“Following the light of the sun, we left the Old World.”
—Christopher Columbus (1451–1506)
Five hundred and twenty years after Columbus set sail a new discovery awaited lucky New Yorkers in 2012. In the fall of that year the Public Art Fund sponsored a work of art titled Discovering Columbus. Japanese artist Tatzu Nishi envisioned a living room, including chairs, bookshelves, a coffee table and even a flat-screen TV, enveloping the figure of Christopher Columbus atop the column at the center of New York’s traffic circle named for him.
This once-in-a-lifetime opportunity to visit Columbus—in his living room, no less—was thrilling! Walk About New York offers this photo collection and remarks to observe Columbus Day 2015.
The colossal standing figure is carved from Carrara marble on a rostral column. The ancient Greeks and Romans erected rostral columns to celebrate naval military victories. Rostra, the prows or rams of captured enemy ships, were fixed to the column. The bronze prows on the Columbus Column represent the Niña, Pina and Santa Maria. In addition to the Columbus Column other roatral columns of the modern era include a pair in Saint Petersburg, Russia and one in Venice, honoring Austria’s Archduke Ferdinand Maximilian.
The scaffolding that surrounded the 70-foot tall, granite column supported Columbus’ living room. It could be reached by elevator or stairs. It was great exercise climbing the six stories to the top!
In cooperation with the New York City Department of Parks and Recreation, the Public Art Fund oversaw the conservation of the figure of Columbus, the column upon which he stands akimbo, the column’s ornamentation and its pedestal. All these elements had become grimy from city pollution and weather worn. The conservation program included cleaning and repointing the granite and the marble features; repair to the stone; and cleaning the bronze decorations and reliefs. The monument’s last major conservation effort was carried out in the run-up to the 500th anniversary of Columbus’ expedition in 1992.
In 2005 the entire area around the Columbus Column was redesigned with the aim of making it an attractive destination. Granite was laid down to create a plaza with specially designed benches. Seasonal planting beds ringed the area to create an oasis at the Column’s base in the center of the Circle. The fountain, which had been directly around the Column, was removed. A new fountain at the perimeter of the area was added. This reimagining of Columbus Circle won the 2006 American Society of Landscape Architects General Design Award of Honor.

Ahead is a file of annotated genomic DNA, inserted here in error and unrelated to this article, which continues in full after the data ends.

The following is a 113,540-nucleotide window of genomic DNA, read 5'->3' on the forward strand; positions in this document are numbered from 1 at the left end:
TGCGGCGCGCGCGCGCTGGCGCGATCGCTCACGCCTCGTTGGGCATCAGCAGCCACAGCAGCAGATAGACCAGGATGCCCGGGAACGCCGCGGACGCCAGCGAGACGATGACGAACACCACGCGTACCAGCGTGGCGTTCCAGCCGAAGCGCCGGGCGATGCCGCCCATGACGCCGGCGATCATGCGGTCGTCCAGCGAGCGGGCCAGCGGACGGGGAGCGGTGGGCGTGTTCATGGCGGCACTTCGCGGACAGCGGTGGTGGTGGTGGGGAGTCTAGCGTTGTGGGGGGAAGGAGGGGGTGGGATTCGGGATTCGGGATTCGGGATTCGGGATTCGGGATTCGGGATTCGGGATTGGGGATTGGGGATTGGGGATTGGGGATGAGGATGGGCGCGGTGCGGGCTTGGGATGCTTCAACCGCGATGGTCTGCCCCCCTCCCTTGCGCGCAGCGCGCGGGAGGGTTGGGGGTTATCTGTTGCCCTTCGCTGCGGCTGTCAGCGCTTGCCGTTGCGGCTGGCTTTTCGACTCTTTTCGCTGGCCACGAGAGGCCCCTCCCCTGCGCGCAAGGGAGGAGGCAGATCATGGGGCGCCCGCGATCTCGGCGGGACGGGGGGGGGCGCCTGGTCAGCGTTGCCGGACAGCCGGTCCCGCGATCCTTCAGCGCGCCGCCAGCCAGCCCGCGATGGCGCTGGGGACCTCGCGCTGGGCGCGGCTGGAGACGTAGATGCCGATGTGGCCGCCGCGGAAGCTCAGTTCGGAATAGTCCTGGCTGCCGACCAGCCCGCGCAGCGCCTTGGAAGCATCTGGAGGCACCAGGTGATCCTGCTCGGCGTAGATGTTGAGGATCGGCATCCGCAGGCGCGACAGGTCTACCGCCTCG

“You can never cross the ocean unless you have the courage to lose sight of the shore.”
When the Columbus Column was dedicated, Carlo Barsotti, editor of the Italian-language newspaper Il Progresso Italoamericano, stated that it “was offered by the Italian residents in the United States as a testimonial of their love for the institutions of this Republic and a tribute to their great country-man.”
Carlo Barsotti was the driving force getting the Columbus Column to become a reality. His influence helped to bring monuments honoring other Italians to New York. Those projects were the Verdi Monument, at Broadway and 73rd Street; the Giuseppi Garibaldi Monument, appropriately in Greenwich Village’s Washington Square because Garibaldi is the “George Washington of Italy”; and the Dante Monument, which stands in the park across from Lincoln Center.
“Riches don’t make a man rich, they only make him busier.”
The monument was designed by Sicilian sculptor Gaetano Russo (1852–1926). It was unveiled in 1892 to mark the 400th anniversary of Christopher Columbus’s voyage to the New World. The circle, one of the major entrances to Central Park at its four corners, was named in honor of the navigator from Genoa at the same time.
Mr. Nishi, whose idea it was to create a living room for Columbus, designed the room’s wallpaper. His influences were American TV shows and movies, which he watched during his youth. The pattern uses images from American pop culture in a 1960s Pop Art style. Some images are New York inspired, such as the Empire State Building and Marilyn Monroe above a subway grate; others are more generally American, such as Mickey Mouse and Elvis Presley.
“It was something unusual for the avenue and the regular promenaders were to be seen gazing at the spectacle from the chamber windows while Italian peripatetic vendors thronged the sidewalks, and Italian mothers in rainbow attire dandled their children in their arms on the steps of millionaires’ palaces. The column of men in uniforms seldom seen above Bleecker Street marched up between the rows of brownstone houses to the lively music of the Italian national air. It was Italy’s day.”
—from the New York Times, September 17, 1892 edition, reporting on a procession from Little Italy up Fifth Avenue to Columbus Circle that preceded laying the cornerstone of the Columbus Column
“By prevailing over all obstacles and distractions, one may unfailingly arrive at his chosen goal or destination.”
Two of Walk About New York’s guided walking tours end at Columbus Circle. They are the Central Park Walking Tour and the Five Squares and a Circle Tour. Get to see the Columbus Column, not as up-close and personal, but nonetheless, in all its glory during these Tours. The Tours are good fun and greater value!
“For the execution of the voyage to the Indies, I did not make use of intelligence, mathematics or maps.”